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Q4 Linda: "change agents" competition for the same audience

 
Dmitry Melnik
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Linda,

how does your book cover situations where multiple "change agents" compete for the same target audience, promoting conflicting targets for the process of change? Especially if the agents use the same set of patterns described in your book. Is there any pattern which would help one of them win? Thanks.
 
Lasse Koskela
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If the two ideas are being promoted with the same techniques (catalog of patterns, for example), it's probably down to something that's out of your control. What I'm trying to say is that I doubt there's any heuristics like "External Validation beats Smell of Success". In the end, every situation is different. Starting from the people involved.
 
Linda Rising
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Wow! What an interesting question!

If we assume:

(1) equal use of the patterns
(2) same target audience
(3) but conflicting solutions

then, the one who uses the patterns "best" will win.

Here's what I mean by that. Let's start with the "first" pattern in the book, Evangelist. This pattern name has a religious flavor and that's intentional because to be a successful change agent, you have to believe in your idea, you have to believe in yourself, and you have to believe in the people you are trying to influence.

We can all "try" to use this pattern, but some will be more successful than others. There is data, for example, that shows we are influenced more by attractive, charismatic individuals. If one Evangelist is a dull speaker who doesn't "seem" to care about me and my problems, while the other Evangelist is outgoing and sympathetic, then I am likely to be persuaded more by the second than the first.

The scary thing about the patterns, the experimental data, and the genetic hardwiring underlying these principles is that....our decision-making has little or nothing to do with the quality of the ideas! I can remember how surprised I was when I first uncovered that! The influence of charismatic salesmen, the influence of food, the influence of "big names," the influence of peer pressure, the influence of authority, are all more important to us than the idea itself.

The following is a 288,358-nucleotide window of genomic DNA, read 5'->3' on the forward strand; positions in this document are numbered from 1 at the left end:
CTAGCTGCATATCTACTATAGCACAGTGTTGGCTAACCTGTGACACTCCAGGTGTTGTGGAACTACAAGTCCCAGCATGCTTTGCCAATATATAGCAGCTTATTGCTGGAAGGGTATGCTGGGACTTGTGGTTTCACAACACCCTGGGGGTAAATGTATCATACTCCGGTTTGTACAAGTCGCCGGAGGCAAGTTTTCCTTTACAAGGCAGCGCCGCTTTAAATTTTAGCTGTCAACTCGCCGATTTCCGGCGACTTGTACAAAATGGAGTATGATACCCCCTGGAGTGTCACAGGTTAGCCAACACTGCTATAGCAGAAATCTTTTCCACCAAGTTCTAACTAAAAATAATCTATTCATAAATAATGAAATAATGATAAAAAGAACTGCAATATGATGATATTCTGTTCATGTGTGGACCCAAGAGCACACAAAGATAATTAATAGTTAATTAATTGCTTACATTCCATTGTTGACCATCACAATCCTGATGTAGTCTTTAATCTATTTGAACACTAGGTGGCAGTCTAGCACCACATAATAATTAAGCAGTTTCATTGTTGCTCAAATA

It's interesting to see how the current political situation operates. Look at how people in the U.S. are making a very important decision: who will be the next president of the country. What influences them?

I hope that many readers in this forum will understand this message. It is very important. Being aware of these influence principles can help you in your own decision making. You can't avoid being influenced, but you can be more alert (although it takes energy) in your own life.
 
Ilja Preuss
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If they've both read the the book, one likely outcome would be that they join forces and together promote a "best of both worlds breed" of their ideas, so that all win!
 
Linda Rising
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I like Ilja's proposal :-)!

Thanks!
 
Dmitry Melnik
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the one who uses the patterns "best" will win

Does it really mean that an agent should not be monitoring activities of other agents competing with her? and planning her own actions accordingly? Is the target audience the only point of focus for an agent?

The book might be missing a couple of patterns which would work better in competitive situations, right?
 
Dmitry Melnik
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If they've both read the the book, one likely outcome would be that they join forces and together promote a "best of both worlds breed" of their ideas, so that all win!

It would be one, but not the only one possible outcome
 
Linda Rising
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Since patterns and pattern languages are living things, that is, they continue to "grow" and "change" as they are used, I suspect there are several "missing" patterns that we will discover along the way :-)!

What you might be talking about is another, separate topic for patterns that have to do with collaboration. There is a group of pattern writers (I am one of them) who are working on this).

I believe that the book contains enough to get started. The patterns are for "introducing" new ideas. There is a pattern called Involve Everyone, that suggests that anyone can contribute to the introduction process. Since no change agent ever has all the answers, it's good to bring in other points of view, including those of a would-be competitor. You could Piggyback off each other's efforts or give a Brown Bag or Hometown story together. You could arrange pilots or experiments for a Trial Run to Just Do It and learn the benefits and risks of all the approaches.

Even though the book is finished, we know that the patterns are not and we still continue to collect stories or Known Uses and to share what we learn with the rest of the community. This is certainly an area worth investigating. Thanks for the insight!
 
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